Friday 23 August 2019

Kevin Myers: We are all entitled to our delusions of ethnicity but it doesn't mean they should get legal status

Kevin Myers

The Federation of Irish Societies in Britain is this week celebrating the proposed changes in British census laws that will allow millions of British people to declare themselves of Irish ethnicity.

What 'Irish ethnicity' actually means, I cannot say. Does it include a Celtic supporter from east Glasgow who, like his parents, has never been to Ireland, has three beer bellies, no job, a life expectancy of 48 (also the number of cigarettes he smokes every day) and a disability allowance to make those few remaining years bearable?

Huge numbers of people in west Scotland regard themselves as 'Irish': this is their right. They can equally regard themselves as Rwandan. We are all entitled to our delusions. It is a quite different matter when those delusions are given legal status in a census.

Once upon a time, the British census largely wanted to know which direction one's toes were pointing when the numerator called. But in recent decades, as immigration and its consequences made census-taking an increasingly ideological affair, the sub-categories of Britishness became defined by the dogmas of multiculturalism. It was not enough to be born in Birmingham. Were you black British? Afro-British? Cari-bbean-British? Asian-British? This endless appetite to subdivide, to celebrate differences and make them the defining features within a society, is the core of multiculturalism.

To multiculturalists, people are never simply people: they are always representatives of this or that ethnic group.

Once you embark on this 'ethnic' idiocy, it goes on forever. What would a British census make of Samantha Mumba? To a civilised mind, she is simply Irish. But to the new Broederbond-rules of multiculturalism, she belongs to the undefined category of Afro-Irish; and unless the Afro-Irish are given their ethnic identity, it is clear proof that they are being racially oppressed.

Absurd? Not at all. The extremely silly English actress Emma Thompson has an adopted Rwandan son (yes, I know) who studied politics at Exeter University. Far from being grateful for this break in life, he said he was appalled to discover that he was the only African studying politics there. He complained that he was twice subjected to racist insults in his time in Exeter.

His mother called a protest meeting about this, and from the outset denounced the whiteness of Exeter. (And all multiculturalists agree. There is something imminently racist about whiteness -- unless it is Irish, that is). The next item at the meeting -- and I am not making this up -- was a serious discussion about how to reduce the whiteness of Devon and Cornwall.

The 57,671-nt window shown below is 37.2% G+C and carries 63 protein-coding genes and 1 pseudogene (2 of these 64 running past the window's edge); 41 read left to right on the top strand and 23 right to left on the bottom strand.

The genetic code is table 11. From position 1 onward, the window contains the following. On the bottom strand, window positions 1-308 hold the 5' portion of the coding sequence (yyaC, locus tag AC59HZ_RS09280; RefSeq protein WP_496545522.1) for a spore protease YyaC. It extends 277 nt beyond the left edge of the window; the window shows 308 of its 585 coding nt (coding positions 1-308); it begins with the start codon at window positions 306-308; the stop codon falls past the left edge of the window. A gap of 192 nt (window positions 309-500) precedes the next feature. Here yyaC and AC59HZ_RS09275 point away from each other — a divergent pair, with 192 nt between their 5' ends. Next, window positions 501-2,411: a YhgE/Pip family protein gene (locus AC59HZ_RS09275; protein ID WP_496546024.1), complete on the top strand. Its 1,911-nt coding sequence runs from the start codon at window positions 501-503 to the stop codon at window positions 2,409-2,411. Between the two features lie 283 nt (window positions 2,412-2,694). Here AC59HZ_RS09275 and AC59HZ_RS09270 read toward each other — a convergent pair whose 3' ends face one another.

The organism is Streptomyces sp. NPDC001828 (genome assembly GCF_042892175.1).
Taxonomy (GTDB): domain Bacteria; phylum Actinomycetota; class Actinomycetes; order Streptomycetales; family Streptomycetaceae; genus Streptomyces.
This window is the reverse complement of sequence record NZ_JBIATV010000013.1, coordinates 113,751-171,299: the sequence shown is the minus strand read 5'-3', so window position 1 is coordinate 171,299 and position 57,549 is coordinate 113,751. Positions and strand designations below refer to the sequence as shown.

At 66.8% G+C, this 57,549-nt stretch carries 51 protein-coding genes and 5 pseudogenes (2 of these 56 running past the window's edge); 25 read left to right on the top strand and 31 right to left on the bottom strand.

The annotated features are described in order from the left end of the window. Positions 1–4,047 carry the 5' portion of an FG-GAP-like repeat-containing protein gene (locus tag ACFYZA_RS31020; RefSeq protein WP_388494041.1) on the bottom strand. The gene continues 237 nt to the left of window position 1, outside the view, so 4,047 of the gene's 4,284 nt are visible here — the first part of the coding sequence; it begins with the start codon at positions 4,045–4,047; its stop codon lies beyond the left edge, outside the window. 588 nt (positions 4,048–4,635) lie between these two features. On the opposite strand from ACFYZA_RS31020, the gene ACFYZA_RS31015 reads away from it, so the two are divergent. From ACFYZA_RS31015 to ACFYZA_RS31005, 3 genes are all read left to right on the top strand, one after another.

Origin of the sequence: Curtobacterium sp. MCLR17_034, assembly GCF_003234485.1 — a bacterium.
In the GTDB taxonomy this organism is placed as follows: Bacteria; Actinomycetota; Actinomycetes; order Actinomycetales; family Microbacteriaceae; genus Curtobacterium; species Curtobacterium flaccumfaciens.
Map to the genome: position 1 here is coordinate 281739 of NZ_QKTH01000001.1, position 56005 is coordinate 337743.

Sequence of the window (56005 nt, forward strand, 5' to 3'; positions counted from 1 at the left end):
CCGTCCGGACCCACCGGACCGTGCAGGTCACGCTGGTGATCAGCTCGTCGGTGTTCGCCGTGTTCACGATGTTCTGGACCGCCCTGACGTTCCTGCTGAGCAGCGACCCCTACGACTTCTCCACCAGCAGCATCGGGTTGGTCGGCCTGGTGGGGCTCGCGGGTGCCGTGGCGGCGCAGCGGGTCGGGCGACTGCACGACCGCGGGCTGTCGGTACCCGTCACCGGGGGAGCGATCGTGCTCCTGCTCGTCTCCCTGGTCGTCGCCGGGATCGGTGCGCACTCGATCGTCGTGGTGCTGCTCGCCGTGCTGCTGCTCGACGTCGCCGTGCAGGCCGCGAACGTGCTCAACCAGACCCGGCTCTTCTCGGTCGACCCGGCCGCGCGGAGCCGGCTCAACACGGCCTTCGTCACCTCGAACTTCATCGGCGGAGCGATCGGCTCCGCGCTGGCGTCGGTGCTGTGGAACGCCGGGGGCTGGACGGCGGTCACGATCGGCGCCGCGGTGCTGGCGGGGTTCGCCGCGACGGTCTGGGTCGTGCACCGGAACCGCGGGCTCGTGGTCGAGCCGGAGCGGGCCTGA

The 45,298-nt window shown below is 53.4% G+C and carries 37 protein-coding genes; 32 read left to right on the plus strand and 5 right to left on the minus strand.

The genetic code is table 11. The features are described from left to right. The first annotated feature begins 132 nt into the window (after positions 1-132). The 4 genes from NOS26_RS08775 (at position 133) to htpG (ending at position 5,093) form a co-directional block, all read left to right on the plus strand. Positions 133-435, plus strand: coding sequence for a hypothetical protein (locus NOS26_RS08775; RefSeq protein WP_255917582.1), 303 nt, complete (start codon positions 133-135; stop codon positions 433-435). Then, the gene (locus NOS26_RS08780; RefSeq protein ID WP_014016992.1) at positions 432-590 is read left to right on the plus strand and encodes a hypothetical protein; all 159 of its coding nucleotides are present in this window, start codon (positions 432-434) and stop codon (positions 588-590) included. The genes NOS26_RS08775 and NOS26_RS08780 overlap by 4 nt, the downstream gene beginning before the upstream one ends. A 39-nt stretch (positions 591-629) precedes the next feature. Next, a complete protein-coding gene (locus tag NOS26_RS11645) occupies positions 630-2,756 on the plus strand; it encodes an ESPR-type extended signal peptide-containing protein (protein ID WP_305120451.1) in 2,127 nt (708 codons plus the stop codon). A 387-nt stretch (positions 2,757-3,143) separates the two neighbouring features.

This is infantile stuff, unworthy of the attention of adults; yet it is a symptom of the political correctness which drives the multicultural agenda. Try the same question in the Irish context: how are we to reduce the whiteness of the Burren or Connemara? Or put another way, though one that multiculturalists never would tolerate, how can we make Lagos or Khartoum less black?

It is not just that the sheer imbecility of multiculturalism sooner or later divides, it is the implicit divisiveness of multiculturalism which either imposes racial categories, or encourages people to imagine them. After all, an Irish 'ethnicity' after, say, several generations in Britain, is surely an entirely British confection.

Moreover, relocate these questions to Ireland. What was Eamon de Valera, born in the USA? James Connolly, born in Edinburgh? Patrick Pearse, father English? James Larkin, born in Liverpool? Erskine Childers, born in London?

The Federation of Irish Societies, interestingly enough, questioned the presence of the category of 'Northern Irish' in the British census

It was also opposed to the conjoining of Irish Traveller and gypsy (note, please, the lower case, thanks to the absence of Irish equality laws over that word). But once you break down Traveller/gypsy, what kind of Traveller are you? A Ward, a McDonagh, or New Age? Or what kind of gypsy are you? Romany, Didicoy or Roma? Gay? Bi? Transgender? Vegetarian?

However, there are some questions which are still unacceptable. A census in Britain might enquire whether respondents are ethnically African or Gaelic, but never Anglo-Saxon. For in the weirdly wonderful ethos of multiculturalism, some ethnicities are more inherently wrong than others. Sudanese clearly means diversity; Devonian obviously means racism.

Surveys of perceptions are no more than just that. For 'ethnicities' are imagined things. DNA analyses are different. They tell us of the origins of our populations, and they are ethnographically interesting. We are all descended from immigrants: my blood group, B+, suggests I am partly of Korean origin.

But once our ethnic origins become self-defined categories in must-answer censuses, they take on a status which any racist will welcome.

To create subordinate ethnic groups based on 'racial ancestry' is to exalt half-remembered or imagined bloodlines above the greater community.

The result is the diseased kultur of the volk: also known as Bosnia-Herzegovina.

kmyers@independent.ie

Irish Independent

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